Ultimately, your kitchen will reflect how you live. Because there are no hard and fast rules on where the budget should be spent in the kitchen, how you spend your money will depend on what’s most important to you.
The gourmet cook can justify a large budget for appliances and splurge on a professional range. The entertainer sees a warming drawer and wine cooler as necessities. The busy family needs storage. And then there’s the question of resale: How important is it for you to get a nice return-on-investment for your project? Or, are you designing a kitchen for the home you plan to live in forever?
If you’re planning a kitchen you’ll live in for the next decade and you can’t afford certain materials you want today, consider placeholders. For example, rather than installing a granite countertop today, choose a laminate look-alike for at least half the cost that can stand in as your work surface until your budget allows for the upgrade.
What do you value in the kitchen? Here is some general advice on where to save and splurge:
Be practical and look for energy-efficient appliances with warranties. Arguably, you’ll use appliances more than other features in your kitchen. But be sure to maintain a balance between what you spend on appliances and cabinets. If you choose appliances first without considering cabinets and hardware, countertops, or other features, you can box yourself into a floor plan and end up without enough money to spend on other features.
But be careful which appliances you spend on. For example, a refrigerator may need to be replaced in 15 years or sooner, but a cooktop will last longer. Spend your money there. If you have children and dirty dishes are a way of life, invest in a quality dishwasher or dishwasher drawers that make your life easier.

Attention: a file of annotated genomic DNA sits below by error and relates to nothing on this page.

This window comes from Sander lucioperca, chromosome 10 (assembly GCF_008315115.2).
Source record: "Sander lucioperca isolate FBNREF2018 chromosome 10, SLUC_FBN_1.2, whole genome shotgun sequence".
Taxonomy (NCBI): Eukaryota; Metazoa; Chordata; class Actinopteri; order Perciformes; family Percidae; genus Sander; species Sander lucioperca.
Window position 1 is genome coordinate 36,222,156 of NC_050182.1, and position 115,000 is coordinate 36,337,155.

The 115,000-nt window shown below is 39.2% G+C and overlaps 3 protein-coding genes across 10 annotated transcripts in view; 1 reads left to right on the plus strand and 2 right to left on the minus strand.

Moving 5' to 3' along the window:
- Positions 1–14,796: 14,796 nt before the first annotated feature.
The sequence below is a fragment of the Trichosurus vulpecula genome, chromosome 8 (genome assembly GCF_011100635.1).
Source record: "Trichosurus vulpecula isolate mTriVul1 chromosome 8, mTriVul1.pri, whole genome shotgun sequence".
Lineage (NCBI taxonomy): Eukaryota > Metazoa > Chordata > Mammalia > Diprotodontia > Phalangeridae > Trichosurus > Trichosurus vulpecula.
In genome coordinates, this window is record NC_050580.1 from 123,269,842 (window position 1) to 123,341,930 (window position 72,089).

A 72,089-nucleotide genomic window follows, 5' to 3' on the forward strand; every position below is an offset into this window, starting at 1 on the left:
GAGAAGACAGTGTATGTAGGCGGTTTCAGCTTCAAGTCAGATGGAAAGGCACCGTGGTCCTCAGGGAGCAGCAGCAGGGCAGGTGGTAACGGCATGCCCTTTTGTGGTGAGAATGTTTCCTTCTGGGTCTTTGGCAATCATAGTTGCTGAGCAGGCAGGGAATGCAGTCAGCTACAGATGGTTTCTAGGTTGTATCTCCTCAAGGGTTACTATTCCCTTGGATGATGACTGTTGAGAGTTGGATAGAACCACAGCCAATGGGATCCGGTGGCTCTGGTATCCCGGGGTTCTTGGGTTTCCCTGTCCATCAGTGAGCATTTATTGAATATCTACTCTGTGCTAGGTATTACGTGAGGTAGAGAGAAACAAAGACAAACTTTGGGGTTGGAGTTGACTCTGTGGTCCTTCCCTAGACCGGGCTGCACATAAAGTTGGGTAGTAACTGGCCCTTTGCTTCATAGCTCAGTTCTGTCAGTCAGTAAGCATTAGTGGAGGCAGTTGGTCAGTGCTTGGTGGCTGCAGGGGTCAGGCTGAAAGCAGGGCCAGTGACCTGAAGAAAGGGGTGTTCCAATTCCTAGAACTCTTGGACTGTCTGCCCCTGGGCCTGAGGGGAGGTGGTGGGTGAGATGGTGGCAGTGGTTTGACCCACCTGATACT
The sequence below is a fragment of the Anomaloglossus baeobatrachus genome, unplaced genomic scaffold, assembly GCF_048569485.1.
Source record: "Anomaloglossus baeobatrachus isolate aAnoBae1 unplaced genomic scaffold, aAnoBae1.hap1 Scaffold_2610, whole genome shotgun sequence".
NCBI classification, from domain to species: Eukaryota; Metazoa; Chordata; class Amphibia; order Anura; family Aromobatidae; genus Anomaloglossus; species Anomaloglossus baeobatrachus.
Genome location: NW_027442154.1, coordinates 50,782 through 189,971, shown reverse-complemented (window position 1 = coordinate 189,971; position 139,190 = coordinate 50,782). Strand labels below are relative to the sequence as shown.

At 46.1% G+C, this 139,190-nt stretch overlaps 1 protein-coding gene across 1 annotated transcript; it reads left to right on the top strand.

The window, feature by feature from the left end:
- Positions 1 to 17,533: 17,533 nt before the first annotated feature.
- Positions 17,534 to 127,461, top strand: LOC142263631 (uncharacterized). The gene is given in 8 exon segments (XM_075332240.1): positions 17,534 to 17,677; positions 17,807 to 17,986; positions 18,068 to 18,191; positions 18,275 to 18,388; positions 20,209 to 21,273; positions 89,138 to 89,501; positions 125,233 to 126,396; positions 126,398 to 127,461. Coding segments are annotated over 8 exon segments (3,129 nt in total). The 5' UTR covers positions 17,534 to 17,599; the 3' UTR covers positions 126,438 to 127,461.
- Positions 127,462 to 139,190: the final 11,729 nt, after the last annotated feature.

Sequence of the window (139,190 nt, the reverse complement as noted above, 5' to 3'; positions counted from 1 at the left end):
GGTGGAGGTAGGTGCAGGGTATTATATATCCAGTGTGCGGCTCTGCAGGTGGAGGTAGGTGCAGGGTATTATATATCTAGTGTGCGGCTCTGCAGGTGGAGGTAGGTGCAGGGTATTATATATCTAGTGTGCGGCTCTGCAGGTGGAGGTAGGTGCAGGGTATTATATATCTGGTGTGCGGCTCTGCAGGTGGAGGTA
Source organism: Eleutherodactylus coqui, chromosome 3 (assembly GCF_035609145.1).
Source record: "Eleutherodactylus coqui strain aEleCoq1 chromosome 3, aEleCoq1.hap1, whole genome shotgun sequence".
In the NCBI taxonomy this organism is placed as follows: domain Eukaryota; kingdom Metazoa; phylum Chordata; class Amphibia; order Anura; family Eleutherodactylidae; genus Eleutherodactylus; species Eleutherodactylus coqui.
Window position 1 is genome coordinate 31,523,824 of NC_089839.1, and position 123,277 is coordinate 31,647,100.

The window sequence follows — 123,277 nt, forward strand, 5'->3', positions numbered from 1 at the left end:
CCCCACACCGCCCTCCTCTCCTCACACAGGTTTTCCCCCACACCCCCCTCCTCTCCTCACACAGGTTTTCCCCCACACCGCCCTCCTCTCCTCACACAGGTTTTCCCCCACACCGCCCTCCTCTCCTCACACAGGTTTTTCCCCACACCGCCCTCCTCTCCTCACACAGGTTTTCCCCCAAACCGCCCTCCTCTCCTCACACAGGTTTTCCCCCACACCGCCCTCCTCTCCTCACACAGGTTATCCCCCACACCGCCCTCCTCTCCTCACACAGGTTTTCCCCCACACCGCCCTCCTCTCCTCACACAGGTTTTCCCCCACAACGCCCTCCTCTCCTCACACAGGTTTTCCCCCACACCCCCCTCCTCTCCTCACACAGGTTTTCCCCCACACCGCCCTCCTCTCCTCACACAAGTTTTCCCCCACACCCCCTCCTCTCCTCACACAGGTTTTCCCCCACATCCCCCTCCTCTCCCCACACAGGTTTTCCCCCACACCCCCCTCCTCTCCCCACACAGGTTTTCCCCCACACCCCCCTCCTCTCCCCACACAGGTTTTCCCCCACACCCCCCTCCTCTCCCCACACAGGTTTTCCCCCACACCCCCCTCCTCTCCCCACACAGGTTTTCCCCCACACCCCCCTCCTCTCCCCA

Across the board, stainless steel is the most popular choice and what buyers look for in a home.
If the countertop will be the focal point of your kitchen, you might spend more. In fact, a showpiece countertop could dictate the design in a kitchen—you may base decisions about cabinetry, color scheme and furniture like stools on the surface you choose. But remember, beauty is subjective. A buyer might not be that impressed.
There are shortcuts if you want the beautiful surface on a budget. For instance, there are assorted grades of granite (rated 1-5 or on various scales depending on the manufacturer). Rather than going for a grade 5, consider a grade 2, where you’ll get a better return-on-investment.
Also, some laminate products cost half the price of granite and mimic the design. You can’t put a hot pan on that surface, but you’ll get the appeal you want. You can even install an undermount sink with laminate countertops today.
If you want to splurge a little, choose a statement surface for the island—a remnant piece of granite with a beautiful pattern, for example.
Some costs that can hike up cabinet prices: delivery, tax, and installation. Drawers, roll-out trays, extra shelves, and extending cabinets to the ceiling also add to the price tag. So will fitting out a corner cabinet. A Lazy Susan could add $1,500 to your budget.
Invest in a waste-recycling center and be sure to choose cabinets with soft close drawers and doors, which has evolved from luxury to a “must” for convenience and resale. The place to splurge is on functionality. Drawers in base cabinets are more ergonomic and provide better storage access; paying more to build wall cabinets up to the ceiling will give you much more storage.
Save on the actual cabinet material. To the naked eye, you can have a veneer cabinet next to one that is solid wood and most people cannot tell the difference. Today’s finishes can offer rich looks without the big price tag.
Don’t save on installation: let the pros take care of that. To install a kitchen is much more than hanging boxes. And don’t spend your budget on fancy drawer inserts that you can buy at a home store. However, do spend on one good pantry with pull-out drawers and deep base cabinet drawers. Extra drawers are so much better than door cabinets. You won’t have to bend as much and they’ll be comfortable to use for years if you plan on staying in your home.